Corporate digital transformation
Corporate culture in the digital era
Digital transformation is the key to business competitiveness in a changing and increasingly demanding market. However, for this technological reform to be successfully completed, a corporate culture is needed to promote innovation and creativity within companies.
Digitalization in not an option for companies, it´s an obligation. Such a realization stems from the data extracted from the 2018 IT Transformation Maturity Curve survey carried out by ESG (Enterprise Strategy Group) to executives from all over the world. Right now 96% of companies are immersed in some kind of digital transformation process. Likewise, 81% of those surveyed consider that companies that do not digitise will cease to be competitive.
In terms of investment, the consulting firm International Data Corporation (IDC) predicted at the end of 2018 that in 2019 1.25 trillion dollars will be spent in the world on technologies and services needed to undertake the corporate digital transformation. According to this prediction, over half of this amount will be spent in Chinese and the USA markets. The global expenditure forecast for 2022 amounts to almost 2 trillion dollars, representing a compound annual growth rate of 16.7% compared with 2017. IDC also points out that 30% of the most important companies on the international scene, those on the Forbes Global 2000 list, will devote at least 10% of their revenues to boosting their digital strategies by 2020.
A favourable environment for digitisation and new technologies
At the same time as technological investment increases, the corporate digital transformation raises other basic needs to be completed successfully. For example, a change in corporate culture. The reform of the set of beliefs, values, habits and experiences that define a company through its workers is one of the greatest challenges in the digital age. In 2017, the consulting firm Capgemini assessed the weight of corporate culture in the digital transformation with a survey to executives and employees from all over the world. 62% of those interviewed highlighted corporate culture as the main difficulty that companies have in the digitalization process.
This is because the corporate culture reflects the spirit of the company, its way of thinking and acting, its values, its ethics, its corporate purpose. Hence, a profound change such as the digital transformation needs an environment positive towards technological innovation in order to take root and develop. Otherwise, any attempt at technological reform has little chance of succeeding or being properly implemented. Digitalization must be a progressive and constant process, driven by the development of technology and the claims of consumers and employees, who demand more agility and personalization from companies.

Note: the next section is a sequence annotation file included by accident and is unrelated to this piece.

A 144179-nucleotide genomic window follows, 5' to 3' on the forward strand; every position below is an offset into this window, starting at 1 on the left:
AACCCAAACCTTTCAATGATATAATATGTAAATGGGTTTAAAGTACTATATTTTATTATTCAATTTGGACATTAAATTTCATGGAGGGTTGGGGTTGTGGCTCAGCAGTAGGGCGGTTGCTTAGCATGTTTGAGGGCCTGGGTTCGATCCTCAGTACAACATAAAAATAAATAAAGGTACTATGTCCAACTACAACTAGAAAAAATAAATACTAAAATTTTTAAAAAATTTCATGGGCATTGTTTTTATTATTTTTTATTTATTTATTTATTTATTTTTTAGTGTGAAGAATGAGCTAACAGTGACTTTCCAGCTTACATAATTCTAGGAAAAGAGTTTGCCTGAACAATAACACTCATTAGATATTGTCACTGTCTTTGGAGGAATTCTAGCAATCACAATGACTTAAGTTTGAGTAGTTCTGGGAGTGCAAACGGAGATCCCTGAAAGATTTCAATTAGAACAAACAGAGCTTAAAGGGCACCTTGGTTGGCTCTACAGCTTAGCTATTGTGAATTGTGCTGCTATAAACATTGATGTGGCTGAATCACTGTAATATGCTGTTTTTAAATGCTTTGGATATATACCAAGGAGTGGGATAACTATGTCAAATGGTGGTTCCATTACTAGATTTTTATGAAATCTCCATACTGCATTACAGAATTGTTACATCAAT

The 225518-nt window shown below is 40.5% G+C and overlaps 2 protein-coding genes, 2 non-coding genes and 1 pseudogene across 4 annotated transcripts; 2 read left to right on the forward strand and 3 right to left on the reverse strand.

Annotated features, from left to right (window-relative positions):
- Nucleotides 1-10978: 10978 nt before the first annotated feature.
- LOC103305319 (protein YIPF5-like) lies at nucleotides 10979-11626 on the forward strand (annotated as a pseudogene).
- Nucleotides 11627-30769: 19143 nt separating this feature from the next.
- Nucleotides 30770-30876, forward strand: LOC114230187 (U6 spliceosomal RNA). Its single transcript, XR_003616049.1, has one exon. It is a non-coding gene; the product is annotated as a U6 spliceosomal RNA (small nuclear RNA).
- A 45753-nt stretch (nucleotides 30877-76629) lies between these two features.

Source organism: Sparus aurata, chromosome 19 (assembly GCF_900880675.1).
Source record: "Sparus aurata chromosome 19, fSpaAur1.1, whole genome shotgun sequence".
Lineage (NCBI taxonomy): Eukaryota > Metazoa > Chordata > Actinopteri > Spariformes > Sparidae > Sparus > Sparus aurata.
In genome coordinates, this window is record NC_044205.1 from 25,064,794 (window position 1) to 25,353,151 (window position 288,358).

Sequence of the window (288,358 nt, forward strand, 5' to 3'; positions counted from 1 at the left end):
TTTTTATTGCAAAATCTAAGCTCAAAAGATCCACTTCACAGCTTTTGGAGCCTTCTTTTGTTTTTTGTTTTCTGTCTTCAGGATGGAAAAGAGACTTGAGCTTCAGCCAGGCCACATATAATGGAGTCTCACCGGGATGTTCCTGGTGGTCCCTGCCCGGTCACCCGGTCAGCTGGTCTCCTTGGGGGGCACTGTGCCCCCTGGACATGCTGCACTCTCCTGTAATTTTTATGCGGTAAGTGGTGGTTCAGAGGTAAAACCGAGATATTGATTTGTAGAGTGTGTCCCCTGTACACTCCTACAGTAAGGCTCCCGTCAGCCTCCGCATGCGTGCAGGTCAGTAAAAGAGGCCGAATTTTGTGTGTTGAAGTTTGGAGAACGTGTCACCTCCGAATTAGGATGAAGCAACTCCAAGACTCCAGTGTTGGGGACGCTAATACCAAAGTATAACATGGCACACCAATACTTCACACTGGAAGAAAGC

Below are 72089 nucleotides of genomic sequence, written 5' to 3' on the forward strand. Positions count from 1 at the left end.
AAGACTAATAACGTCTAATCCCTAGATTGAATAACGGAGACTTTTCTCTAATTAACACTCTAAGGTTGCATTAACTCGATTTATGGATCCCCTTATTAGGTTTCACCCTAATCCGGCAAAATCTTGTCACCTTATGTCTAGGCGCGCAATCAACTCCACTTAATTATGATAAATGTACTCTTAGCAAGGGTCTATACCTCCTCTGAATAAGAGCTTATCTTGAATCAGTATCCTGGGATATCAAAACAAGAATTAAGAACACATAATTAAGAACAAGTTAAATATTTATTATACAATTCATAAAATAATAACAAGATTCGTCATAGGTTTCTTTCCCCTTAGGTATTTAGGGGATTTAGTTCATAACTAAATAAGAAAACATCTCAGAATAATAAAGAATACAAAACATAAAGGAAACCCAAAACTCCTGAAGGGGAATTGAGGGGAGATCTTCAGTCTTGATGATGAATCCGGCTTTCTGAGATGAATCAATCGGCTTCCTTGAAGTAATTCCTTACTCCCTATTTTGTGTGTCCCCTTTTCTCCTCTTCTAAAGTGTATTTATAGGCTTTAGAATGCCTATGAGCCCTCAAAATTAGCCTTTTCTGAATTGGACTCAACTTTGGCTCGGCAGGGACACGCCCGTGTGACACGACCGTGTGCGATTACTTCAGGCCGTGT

How to adapt corporate culture to the digital age?
The first change is through the individuals who make up the company. It is essential that managers and employees acquire digital skills in order to face the digital transformation. In addition, creating spaces where innovation and the exchange of ideas are fostered will allow team leaders to quickly identify weaknesses in the company or requests among its employees. And this implementation must be done at different levels:
Directors must believe in the digitalization and pass it on to the rest of the workforce. Then, the area managers need to support the strategy and be an example: they will be the first to add new tools, promote and control the implementation of new technologies in the company, keep an eye on what is new and measure the results in order to progress towards a full digital transformation.
Digitalization must be adapted to the needs of the teams and provide them with tools to speed up their work. Each department may have very different problems and needs, so individual analysis and communication between them helps decipher the essential aspects of the business and digital transformation.
Businesses must pay attention to the environment to identify the pitfalls that prevent teams from being more productive. By locating these obstacles, more dynamic spaces can be created to benefit their well-being and performance. Enabling collaborative zones or video conferencing rooms, for example, can improve the work of departments if used properly.